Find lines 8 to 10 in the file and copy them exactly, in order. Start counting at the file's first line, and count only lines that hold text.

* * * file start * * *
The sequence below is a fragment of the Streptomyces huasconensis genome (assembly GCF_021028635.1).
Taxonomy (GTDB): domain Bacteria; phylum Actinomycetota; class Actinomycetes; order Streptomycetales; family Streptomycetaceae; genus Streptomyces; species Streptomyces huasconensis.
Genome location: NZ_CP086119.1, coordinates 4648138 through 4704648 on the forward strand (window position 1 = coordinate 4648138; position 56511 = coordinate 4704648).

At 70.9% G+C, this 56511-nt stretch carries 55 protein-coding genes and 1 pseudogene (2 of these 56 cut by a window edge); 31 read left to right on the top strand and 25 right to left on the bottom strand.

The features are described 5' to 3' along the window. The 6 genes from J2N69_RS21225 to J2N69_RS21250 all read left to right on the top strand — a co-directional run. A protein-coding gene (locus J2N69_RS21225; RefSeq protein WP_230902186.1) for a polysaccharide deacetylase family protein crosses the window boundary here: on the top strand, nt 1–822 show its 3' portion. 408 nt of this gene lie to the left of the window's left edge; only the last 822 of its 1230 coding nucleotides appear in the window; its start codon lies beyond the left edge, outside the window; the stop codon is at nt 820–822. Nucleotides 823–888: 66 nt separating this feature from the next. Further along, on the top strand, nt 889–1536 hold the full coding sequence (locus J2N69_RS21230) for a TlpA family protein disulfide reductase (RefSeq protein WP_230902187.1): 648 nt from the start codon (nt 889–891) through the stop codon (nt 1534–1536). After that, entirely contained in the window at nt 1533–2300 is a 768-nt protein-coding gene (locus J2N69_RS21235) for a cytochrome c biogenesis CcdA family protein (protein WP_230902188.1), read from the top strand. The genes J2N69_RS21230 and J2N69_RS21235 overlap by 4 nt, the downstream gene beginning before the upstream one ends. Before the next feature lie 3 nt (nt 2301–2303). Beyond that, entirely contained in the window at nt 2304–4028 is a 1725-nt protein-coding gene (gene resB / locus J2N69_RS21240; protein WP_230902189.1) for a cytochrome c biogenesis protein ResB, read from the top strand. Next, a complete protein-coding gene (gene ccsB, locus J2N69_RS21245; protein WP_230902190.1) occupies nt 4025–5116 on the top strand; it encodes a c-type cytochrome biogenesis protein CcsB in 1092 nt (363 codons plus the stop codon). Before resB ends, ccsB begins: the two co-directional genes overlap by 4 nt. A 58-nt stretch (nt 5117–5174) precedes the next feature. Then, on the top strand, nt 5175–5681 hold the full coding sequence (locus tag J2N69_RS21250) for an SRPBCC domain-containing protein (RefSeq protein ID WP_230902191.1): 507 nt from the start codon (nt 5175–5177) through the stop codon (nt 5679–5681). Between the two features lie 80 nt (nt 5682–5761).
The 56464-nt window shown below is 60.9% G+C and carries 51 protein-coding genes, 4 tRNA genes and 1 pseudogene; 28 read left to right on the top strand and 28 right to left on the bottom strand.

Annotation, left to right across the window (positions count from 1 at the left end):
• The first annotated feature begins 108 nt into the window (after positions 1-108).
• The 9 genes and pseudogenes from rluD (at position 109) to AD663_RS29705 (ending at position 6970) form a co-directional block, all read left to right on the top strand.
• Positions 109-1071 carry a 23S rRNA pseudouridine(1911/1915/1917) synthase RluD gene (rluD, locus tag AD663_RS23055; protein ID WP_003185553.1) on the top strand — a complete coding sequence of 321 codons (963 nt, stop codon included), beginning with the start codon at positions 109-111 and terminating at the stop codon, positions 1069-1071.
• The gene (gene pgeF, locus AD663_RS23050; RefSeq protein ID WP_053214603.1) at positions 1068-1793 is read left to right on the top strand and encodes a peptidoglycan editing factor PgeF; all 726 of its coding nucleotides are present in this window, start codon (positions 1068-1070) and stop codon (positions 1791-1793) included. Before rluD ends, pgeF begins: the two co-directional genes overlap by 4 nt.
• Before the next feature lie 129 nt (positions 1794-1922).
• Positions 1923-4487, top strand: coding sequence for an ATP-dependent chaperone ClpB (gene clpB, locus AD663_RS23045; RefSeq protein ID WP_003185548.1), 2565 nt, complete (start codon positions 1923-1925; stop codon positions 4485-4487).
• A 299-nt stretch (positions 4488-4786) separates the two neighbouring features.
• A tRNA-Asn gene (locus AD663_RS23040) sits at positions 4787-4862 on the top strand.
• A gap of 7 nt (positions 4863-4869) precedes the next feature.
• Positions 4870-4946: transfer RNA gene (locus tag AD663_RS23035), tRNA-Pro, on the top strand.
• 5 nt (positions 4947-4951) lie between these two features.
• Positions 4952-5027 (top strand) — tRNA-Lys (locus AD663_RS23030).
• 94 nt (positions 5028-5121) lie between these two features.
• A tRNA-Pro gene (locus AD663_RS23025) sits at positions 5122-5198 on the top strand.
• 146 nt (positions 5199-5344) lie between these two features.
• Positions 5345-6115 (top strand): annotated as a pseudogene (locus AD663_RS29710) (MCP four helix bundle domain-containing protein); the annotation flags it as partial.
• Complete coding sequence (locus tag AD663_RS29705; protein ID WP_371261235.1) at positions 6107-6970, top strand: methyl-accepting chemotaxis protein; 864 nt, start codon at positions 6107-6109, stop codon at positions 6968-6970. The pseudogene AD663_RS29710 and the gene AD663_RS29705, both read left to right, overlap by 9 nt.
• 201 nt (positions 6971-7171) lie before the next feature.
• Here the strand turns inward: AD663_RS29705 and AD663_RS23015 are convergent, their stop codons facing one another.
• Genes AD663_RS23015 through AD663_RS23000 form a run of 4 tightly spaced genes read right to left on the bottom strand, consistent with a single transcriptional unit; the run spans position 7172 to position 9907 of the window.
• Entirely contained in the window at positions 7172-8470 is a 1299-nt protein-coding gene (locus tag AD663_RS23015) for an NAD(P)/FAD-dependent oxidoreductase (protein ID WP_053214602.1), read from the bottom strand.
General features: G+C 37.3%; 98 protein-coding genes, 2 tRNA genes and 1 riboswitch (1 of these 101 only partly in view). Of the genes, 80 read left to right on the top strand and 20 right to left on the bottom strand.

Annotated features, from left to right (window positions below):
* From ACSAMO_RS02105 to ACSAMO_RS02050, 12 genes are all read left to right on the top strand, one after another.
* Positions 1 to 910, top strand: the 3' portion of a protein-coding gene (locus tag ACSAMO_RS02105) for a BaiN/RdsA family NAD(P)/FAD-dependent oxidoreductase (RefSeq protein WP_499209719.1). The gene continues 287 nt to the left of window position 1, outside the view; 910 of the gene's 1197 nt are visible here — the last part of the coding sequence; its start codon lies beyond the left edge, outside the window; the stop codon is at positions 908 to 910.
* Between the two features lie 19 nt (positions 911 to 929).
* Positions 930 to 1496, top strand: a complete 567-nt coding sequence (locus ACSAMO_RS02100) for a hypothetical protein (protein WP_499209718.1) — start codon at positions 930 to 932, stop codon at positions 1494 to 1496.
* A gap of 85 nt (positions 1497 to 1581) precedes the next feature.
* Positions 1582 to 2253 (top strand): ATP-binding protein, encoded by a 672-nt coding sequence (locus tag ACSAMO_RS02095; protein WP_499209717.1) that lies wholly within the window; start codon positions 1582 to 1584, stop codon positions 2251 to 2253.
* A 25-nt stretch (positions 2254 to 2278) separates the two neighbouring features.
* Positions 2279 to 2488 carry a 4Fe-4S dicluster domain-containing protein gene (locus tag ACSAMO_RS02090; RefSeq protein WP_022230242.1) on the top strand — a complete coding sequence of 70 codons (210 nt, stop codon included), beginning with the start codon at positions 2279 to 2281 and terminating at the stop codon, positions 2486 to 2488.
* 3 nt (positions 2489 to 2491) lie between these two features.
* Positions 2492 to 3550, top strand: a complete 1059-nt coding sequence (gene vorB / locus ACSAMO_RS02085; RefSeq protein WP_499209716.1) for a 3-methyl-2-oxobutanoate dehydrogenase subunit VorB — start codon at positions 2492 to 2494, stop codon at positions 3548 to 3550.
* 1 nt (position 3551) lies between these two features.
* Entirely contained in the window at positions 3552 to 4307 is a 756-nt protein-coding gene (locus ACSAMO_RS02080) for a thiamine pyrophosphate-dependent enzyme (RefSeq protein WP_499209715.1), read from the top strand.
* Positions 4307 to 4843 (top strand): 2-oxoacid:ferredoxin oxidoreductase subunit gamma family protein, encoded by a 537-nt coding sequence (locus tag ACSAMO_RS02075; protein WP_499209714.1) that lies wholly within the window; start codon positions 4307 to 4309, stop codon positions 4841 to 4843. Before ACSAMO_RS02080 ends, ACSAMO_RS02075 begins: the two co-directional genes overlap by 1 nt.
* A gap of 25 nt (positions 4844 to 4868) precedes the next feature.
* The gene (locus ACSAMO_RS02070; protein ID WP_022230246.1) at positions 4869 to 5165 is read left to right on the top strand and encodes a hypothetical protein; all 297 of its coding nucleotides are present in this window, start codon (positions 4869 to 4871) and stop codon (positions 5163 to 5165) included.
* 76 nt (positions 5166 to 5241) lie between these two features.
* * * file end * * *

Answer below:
• The first annotated feature begins 108 nt into the window (after positions 1-108).
• The 9 genes and pseudogenes from rluD (at position 109) to AD663_RS29705 (ending at position 6970) form a co-directional block, all read left to right on the top strand.
• Positions 109-1071 carry a 23S rRNA pseudouridine(1911/1915/1917) synthase RluD gene (rluD, locus tag AD663_RS23055; protein ID WP_003185553.1) on the top strand — a complete coding sequence of 321 codons (963 nt, stop codon included), beginning with the start codon at positions 109-111 and terminating at the stop codon, positions 1069-1071.